Dec '03 [Home]

Hunter MFA Fiction

Can You Adjust?
Maureen Leary

. ... The house is uncomfortably warm. Every heating implement, every appliance that could roast, fry, slow-cook, boil, percolate, bake, mix or mash has been called into service. Grandchildren, glassy-eyed and ruddy-cheeked, have been told to play in the snow. Daughters and husbands have been sent out to retrieve last-minute requests from the mother:  cloves, cornstarch, cheesecloth.
          The eldest daughter, Ann, sits down at the kitchen table: a garage-sale purchase her mother had refinished with finely grained sandpaper. A tree-shaped tray of Christmas cookies picked clean of everything desirable sits with two empty coffee cups. Her mother stands before a pot on the stove, stirring. She looks toward the window behind Ann's head, where just beyond the glass, frozen branches, eaves and snowdrifts comprise the severe geometry of Wisconsin winter.
          Ann turns to look out, too. The four girl grandchildren are at the end of the driveway: the eight-year-old and the twelve-year-old belong to her; her sister's girls are six and ten. They have segregated themselves by age, as they always do:  the two older ones, patient and industrious, have hollowed out the enormous mound left by the snowplow this morning. She sees their hooded heads poking out the top of the structure as they pack the remaining snow into walls. The younger ones appear to have the beginnings of a snowman, though Ann can see that her youngest, Joan, has abandoned the project and is lurking around the big girls' snow house, hoping to be invited inside.
          "Why don't you put more cookies on the tray?" her mother says.
          "Those kids really went to town on them, looks like," Ann says, standing up.
          "I think you did your share, too."
          Ann attempts a laugh. "Well if you can't splurge a little at Christmas, when can you?"
          It comes out of her mouth sounding more defensive than she would have liked, as usual. She pulls at the hem of her top, knowing that her mother sees the extra layer of flesh she has tried to hide with long sweaters, with ankle-length skirts. She pries covers off tins filled with cookies separated by layers of wax paper, arranging fudge and rice krispie bars among those rejected on the basis of candied fruit or excessive food coloring.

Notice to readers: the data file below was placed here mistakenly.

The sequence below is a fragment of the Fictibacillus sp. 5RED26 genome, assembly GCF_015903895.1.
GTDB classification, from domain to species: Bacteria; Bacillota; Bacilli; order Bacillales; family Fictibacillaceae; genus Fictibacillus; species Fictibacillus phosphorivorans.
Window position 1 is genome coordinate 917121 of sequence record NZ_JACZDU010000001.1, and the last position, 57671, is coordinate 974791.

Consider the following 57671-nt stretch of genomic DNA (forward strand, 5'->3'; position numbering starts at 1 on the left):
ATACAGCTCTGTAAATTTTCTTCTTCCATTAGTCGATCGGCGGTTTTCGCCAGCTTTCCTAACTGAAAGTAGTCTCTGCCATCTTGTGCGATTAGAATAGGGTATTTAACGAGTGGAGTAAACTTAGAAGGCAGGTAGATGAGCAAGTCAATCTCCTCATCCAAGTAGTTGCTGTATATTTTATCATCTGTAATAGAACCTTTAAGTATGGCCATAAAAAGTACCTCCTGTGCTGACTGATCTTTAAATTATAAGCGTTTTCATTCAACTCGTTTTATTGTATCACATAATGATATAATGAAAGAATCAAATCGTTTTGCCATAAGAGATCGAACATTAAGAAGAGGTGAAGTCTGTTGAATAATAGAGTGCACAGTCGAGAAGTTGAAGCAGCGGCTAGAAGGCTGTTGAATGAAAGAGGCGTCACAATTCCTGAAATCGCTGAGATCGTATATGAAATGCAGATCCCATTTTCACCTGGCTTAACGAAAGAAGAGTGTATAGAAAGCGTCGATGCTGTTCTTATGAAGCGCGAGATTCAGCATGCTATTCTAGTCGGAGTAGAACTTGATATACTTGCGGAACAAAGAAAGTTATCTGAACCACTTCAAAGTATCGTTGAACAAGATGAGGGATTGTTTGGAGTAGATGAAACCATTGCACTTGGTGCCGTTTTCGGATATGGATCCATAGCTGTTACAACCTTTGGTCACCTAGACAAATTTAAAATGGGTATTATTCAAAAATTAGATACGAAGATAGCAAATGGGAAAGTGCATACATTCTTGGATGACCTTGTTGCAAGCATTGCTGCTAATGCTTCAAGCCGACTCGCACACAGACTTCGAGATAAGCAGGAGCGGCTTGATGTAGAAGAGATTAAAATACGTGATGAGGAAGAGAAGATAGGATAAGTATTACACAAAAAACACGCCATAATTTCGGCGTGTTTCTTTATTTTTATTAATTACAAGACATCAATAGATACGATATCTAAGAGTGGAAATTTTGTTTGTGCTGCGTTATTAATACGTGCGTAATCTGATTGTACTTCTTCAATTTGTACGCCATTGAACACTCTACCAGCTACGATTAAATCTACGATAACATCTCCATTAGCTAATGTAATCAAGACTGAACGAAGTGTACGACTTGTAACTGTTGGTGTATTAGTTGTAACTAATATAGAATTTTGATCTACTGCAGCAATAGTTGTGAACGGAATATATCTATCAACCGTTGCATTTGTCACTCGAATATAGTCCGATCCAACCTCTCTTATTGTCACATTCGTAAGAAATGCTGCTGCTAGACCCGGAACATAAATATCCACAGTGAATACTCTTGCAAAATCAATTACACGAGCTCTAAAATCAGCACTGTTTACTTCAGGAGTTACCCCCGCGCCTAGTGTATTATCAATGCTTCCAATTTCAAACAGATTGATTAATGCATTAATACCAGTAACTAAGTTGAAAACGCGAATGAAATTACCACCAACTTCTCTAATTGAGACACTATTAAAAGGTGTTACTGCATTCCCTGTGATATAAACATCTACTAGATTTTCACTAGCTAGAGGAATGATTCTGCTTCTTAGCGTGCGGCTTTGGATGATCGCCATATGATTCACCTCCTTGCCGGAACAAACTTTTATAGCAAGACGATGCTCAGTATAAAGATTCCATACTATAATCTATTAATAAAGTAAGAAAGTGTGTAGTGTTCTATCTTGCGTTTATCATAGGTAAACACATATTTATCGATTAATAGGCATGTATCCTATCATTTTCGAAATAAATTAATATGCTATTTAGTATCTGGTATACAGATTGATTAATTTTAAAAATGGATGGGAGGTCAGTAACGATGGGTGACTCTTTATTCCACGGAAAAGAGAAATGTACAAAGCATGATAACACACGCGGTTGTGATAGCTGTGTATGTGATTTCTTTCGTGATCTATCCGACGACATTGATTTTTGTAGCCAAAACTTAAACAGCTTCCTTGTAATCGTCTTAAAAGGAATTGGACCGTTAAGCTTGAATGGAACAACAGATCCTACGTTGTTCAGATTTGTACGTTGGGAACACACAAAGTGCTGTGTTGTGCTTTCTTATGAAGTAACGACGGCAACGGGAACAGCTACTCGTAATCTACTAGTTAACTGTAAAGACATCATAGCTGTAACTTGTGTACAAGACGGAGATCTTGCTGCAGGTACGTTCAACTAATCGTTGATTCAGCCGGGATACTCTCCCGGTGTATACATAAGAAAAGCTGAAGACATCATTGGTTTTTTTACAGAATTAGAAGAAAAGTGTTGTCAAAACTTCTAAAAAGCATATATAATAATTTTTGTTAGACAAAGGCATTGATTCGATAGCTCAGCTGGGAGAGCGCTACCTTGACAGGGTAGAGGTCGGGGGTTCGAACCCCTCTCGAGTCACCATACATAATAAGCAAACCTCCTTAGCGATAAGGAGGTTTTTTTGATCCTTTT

On the dining room wall are photographs of the three children, all girls, each taken just before their senior year in high school. Ann's picture hangs just above the two of her sisters, in the same place it has since 1960, twenty years past. The angora sweater she wore that day was white, but the photographer told her in the final product he could make it any color she wanted. "Like magic," he said. She chose aqua. She had never owned anything that color. When she and her mother picked up the photograph, Ann noticed that the man had colorized her mouth as well, giving it an obscene rosiness with his brush. Her mother pursed her lips when she looked at it, said nothing.
          There were two other daughters, neither of whom lived long enough to be photographed, to have their images manipulated. The one who would have been third lived two days before she was placed into a tiny casket and lowered into the ground in the consecrated part of the cemetery. The fifth little girl was a stillborn presented to the mother on a piece of brown paper before being whisked away. "You have other children at home," the doctor said. The mother nodded mutely, fearing that if she attempted to speak, tears would come pouring out of her mouth as well as her eyes.
          The stillborn was relegated to the unconsecrated part of the cemetery, near the highway, with all of the other unbaptized babies and suicides forever stranded in limbo. She was separated from her sister and the rest of the heaven-bound by a rectangular expanse of grass measuring a few hundred square feet. The mother planted a hardy perennial called Hens and Chicks next to their two diminutive granite gravestones.
          Sometimes, she visited them, alone, on the way back from a trip to the bakery or the supermarket. After the ground thawed in April, she would pluck the shriveled leaves off the plants, making room for new growth.
          "He's been having an affair—someone from work. It's been going on for a while, now." These are practiced words; still, her heart pounds, rattling in her ribcage.
          "Are you sure?" Her mother looks at her, stopping.
          "Yeah." Ann waits. Her mother stands in front of the stove, spoon aloft.
          "Can you adjust?" Her mother says, resuming the circular motion.
          Ann takes a piece of candy off the tray. It is a wreath made out of cornflakes soldered together with corn syrup, bitter with green food coloring. Candy red-hots approximate holly berries. It is nobody's favorite. A cloying sweetness fills her mouth, followed by the burn of cinnamon. She swallows with effort, with the sense of something substantial and unyielding in her throat.
          Ann leans closer to the window, her cheek nearly touching the cold glass. She watches Joan emerge from an opening in the side of the completed snow house. The small girl waves a mittened hand at her, wildly. She had been waiting for her mother to look.

(Maureen Leary is a graduate student in the MFA program for Creative Writing at Hunter College where she was the recipient of the 2003 Bernard Cohen Prize for Fiction. She has had work published in Bust magazine and The Beloit Fiction Journal. She lives in New York City.)